The final section consisting of one final chapter takes a closer look at power relations within the transitioning slave economy. Southern doctors argued they had expert knowledge of “unique medical issues of the South” (97), and were therefore most qualified to deal with medical needs of slaves. Medical authorities were highly influential in the antebellum South, treating the planter’s family as well as his slave population, making initial assessments of “soundness” at the docks of slave ships, and offering their expert opinions in auctions and courtroom. The power and influence of doctors was limited only by contemporary legislation (which became stricter by the 1830s) and delicate relationships with slaveholders, which required constant maintenance. Doctor-planter relationships were often a balancing act since doctors relied upon planters for steady income yet their assessments of slave health were not always fully trusted. Also, if doctors wanted to continue practicing the south, they were obliged to avoid blaming the institution of slavery for the onset of various injuries or disabilities.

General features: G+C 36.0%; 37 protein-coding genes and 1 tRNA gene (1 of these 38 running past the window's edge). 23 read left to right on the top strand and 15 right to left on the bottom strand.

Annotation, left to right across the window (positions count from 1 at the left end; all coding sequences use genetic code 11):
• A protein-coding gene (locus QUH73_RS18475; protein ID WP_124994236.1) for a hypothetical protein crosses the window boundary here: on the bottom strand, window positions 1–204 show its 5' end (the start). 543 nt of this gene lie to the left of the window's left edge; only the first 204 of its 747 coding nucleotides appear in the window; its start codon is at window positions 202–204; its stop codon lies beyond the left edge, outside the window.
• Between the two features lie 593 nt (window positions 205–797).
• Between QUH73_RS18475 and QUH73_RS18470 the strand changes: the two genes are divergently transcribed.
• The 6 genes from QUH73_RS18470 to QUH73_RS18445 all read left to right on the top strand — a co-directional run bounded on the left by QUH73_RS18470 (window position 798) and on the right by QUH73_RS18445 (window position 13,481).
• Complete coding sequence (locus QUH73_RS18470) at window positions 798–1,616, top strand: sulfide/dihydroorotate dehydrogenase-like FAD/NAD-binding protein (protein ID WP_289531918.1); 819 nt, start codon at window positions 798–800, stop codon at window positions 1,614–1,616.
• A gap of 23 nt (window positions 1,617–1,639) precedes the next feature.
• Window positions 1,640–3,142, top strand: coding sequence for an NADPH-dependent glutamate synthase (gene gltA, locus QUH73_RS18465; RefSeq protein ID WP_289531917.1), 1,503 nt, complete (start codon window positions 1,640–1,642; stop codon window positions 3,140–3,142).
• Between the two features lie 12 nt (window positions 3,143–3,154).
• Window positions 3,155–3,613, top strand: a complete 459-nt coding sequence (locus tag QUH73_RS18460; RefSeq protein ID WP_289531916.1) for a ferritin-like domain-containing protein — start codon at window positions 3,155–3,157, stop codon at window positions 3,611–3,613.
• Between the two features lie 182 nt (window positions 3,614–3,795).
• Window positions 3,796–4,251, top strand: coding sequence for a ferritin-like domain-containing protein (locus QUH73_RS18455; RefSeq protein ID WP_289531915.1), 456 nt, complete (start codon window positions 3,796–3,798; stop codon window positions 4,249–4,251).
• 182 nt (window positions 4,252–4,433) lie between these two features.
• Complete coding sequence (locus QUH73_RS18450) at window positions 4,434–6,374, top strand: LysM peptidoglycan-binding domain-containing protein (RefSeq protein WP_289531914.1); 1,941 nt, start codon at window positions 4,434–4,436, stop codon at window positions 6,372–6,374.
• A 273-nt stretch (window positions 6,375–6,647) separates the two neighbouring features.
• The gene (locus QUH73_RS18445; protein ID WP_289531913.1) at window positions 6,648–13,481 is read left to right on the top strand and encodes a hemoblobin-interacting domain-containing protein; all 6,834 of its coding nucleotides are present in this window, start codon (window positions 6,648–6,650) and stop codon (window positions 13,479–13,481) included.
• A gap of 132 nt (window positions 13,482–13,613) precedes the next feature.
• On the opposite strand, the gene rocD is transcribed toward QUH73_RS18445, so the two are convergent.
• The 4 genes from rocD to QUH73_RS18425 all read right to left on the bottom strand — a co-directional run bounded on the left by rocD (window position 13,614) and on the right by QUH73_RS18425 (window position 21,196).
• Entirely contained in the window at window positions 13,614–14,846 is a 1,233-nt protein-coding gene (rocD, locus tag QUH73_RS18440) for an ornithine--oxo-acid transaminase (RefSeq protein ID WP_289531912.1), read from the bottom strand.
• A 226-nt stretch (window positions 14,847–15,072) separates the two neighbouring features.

African American Slavery and Disability presents a convincing analysis of wide-ranging sources demonstrating how disability was truly everywherein the antebellum South. Boster demonstrates how the slave labour-based plantation economy in the American South was in fact an intricate system of beliefs and practices that exacted a terrible price from the heads and bodies of countless African American slaves over many generations. Though the violation of basic human rights and high level of suffering is extreme at best, the book does demonstrate how interlocking social systems fuelled by prejudice and discrimination can present particular dangers to disabled people. Examples include the collusion between medical practitioners and slaveholders in the definition of soundand unsound;or the coded language between slave traders and buyers. These manifestations of discrimination were intended to ensure the smooth functioning of a particular economic system but were also directly responsible for perpetuating systems that destroyed labouring bodies for profit. In this concise overview of the institution of African American slavery in the antebellum American South, Boster digs up important primary source information and lays the groundwork for future work in the interdisciplinary study of disability and slave studies.